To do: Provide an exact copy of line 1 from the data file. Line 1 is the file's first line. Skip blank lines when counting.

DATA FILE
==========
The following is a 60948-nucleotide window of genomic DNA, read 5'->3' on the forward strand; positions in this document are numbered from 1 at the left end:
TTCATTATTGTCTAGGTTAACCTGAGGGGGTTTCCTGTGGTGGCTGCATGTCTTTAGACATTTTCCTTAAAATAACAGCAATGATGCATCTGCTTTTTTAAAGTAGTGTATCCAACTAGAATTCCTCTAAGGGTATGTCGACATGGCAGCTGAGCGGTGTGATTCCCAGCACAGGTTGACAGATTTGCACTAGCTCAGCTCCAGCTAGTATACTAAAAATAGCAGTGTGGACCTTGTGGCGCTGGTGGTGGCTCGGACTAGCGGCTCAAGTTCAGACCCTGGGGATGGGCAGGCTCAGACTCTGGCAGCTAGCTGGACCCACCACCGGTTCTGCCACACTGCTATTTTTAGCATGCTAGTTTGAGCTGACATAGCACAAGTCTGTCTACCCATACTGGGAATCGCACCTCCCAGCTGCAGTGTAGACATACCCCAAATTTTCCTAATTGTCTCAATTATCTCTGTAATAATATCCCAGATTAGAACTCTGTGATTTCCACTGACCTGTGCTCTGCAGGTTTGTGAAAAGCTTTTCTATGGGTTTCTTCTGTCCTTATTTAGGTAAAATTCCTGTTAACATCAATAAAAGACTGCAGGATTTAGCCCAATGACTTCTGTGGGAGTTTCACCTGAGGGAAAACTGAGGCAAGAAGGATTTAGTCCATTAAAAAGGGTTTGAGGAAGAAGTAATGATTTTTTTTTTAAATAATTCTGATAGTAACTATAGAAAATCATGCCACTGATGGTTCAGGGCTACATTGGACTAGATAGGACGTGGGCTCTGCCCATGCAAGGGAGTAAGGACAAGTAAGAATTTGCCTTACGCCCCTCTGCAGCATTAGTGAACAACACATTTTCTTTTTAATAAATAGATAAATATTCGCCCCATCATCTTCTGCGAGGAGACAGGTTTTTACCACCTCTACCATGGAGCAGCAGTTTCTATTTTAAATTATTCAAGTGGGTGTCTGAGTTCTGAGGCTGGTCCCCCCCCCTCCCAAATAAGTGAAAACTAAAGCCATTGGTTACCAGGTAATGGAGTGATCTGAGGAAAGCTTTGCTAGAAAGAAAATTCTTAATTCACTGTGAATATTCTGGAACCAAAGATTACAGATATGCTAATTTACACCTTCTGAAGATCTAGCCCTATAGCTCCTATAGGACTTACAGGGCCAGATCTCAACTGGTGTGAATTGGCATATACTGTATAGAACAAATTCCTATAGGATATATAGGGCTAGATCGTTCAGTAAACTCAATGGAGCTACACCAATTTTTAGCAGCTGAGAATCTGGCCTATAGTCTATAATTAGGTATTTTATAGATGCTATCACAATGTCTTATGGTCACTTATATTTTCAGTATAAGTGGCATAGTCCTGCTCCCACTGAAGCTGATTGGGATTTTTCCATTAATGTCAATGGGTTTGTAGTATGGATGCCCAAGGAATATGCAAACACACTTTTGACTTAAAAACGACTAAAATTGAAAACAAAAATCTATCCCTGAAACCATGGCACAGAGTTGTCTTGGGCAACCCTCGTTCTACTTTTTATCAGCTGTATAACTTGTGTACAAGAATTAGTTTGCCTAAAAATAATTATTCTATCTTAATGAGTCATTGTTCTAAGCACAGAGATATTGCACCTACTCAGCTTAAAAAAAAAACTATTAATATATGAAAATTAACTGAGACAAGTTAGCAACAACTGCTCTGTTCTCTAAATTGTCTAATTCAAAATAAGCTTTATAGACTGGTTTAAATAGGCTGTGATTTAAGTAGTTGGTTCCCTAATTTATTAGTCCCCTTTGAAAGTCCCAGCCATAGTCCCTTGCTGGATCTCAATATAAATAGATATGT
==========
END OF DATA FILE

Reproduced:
The following is a 60948-nucleotide window of genomic DNA, read 5'->3' on the forward strand; positions in this document are numbered from 1 at the left end: